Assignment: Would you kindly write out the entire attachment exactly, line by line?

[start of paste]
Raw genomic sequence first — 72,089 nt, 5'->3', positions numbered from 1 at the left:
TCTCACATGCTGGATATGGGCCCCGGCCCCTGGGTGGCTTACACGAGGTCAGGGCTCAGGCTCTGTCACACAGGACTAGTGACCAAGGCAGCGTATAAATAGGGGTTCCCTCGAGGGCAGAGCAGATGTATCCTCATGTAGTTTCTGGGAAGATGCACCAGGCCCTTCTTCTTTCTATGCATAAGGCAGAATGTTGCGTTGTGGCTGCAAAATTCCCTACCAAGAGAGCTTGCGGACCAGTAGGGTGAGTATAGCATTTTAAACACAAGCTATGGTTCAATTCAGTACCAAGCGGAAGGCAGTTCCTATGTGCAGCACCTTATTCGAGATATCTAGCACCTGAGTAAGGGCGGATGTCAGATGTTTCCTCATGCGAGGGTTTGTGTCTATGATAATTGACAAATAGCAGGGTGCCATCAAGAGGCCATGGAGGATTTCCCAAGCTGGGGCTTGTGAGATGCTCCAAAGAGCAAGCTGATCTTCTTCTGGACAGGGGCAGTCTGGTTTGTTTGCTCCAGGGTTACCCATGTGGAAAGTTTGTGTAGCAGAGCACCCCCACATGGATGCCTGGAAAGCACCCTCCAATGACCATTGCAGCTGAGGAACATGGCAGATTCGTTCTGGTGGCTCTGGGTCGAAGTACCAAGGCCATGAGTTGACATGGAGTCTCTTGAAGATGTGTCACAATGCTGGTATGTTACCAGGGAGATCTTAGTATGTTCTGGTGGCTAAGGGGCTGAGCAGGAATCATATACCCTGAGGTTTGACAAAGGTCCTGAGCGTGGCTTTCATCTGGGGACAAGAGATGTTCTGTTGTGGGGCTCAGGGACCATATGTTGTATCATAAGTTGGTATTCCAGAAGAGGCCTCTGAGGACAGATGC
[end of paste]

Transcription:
Raw genomic sequence first — 72,089 nt, 5'->3', positions numbered from 1 at the left:
TCTCACATGCTGGATATGGGCCCCGGCCCCTGGGTGGCTTACACGAGGTCAGGGCTCAGGCTCTGTCACACAGGACTAGTGACCAAGGCAGCGTATAAATAGGGGTTCCCTCGAGGGCAGAGCAGATGTATCCTCATGTAGTTTCTGGGAAGATGCACCAGGCCCTTCTTCTTTCTATGCATAAGGCAGAATGTTGCGTTGTGGCTGCAAAATTCCCTACCAAGAGAGCTTGCGGACCAGTAGGGTGAGTATAGCATTTTAAACACAAGCTATGGTTCAATTCAGTACCAAGCGGAAGGCAGTTCCTATGTGCAGCACCTTATTCGAGATATCTAGCACCTGAGTAAGGGCGGATGTCAGATGTTTCCTCATGCGAGGGTTTGTGTCTATGATAATTGACAAATAGCAGGGTGCCATCAAGAGGCCATGGAGGATTTCCCAAGCTGGGGCTTGTGAGATGCTCCAAAGAGCAAGCTGATCTTCTTCTGGACAGGGGCAGTCTGGTTTGTTTGCTCCAGGGTTACCCATGTGGAAAGTTTGTGTAGCAGAGCACCCCCACATGGATGCCTGGAAAGCACCCTCCAATGACCATTGCAGCTGAGGAACATGGCAGATTCGTTCTGGTGGCTCTGGGTCGAAGTACCAAGGCCATGAGTTGACATGGAGTCTCTTGAAGATGTGTCACAATGCTGGTATGTTACCAGGGAGATCTTAGTATGTTCTGGTGGCTAAGGGGCTGAGCAGGAATCATATACCCTGAGGTTTGACAAAGGTCCTGAGCGTGGCTTTCATCTGGGGACAAGAGATGTTCTGTTGTGGGGCTCAGGGACCATATGTTGTATCATAAGTTGGTATTCCAGAAGAGGCCTCTGAGGACAGATGC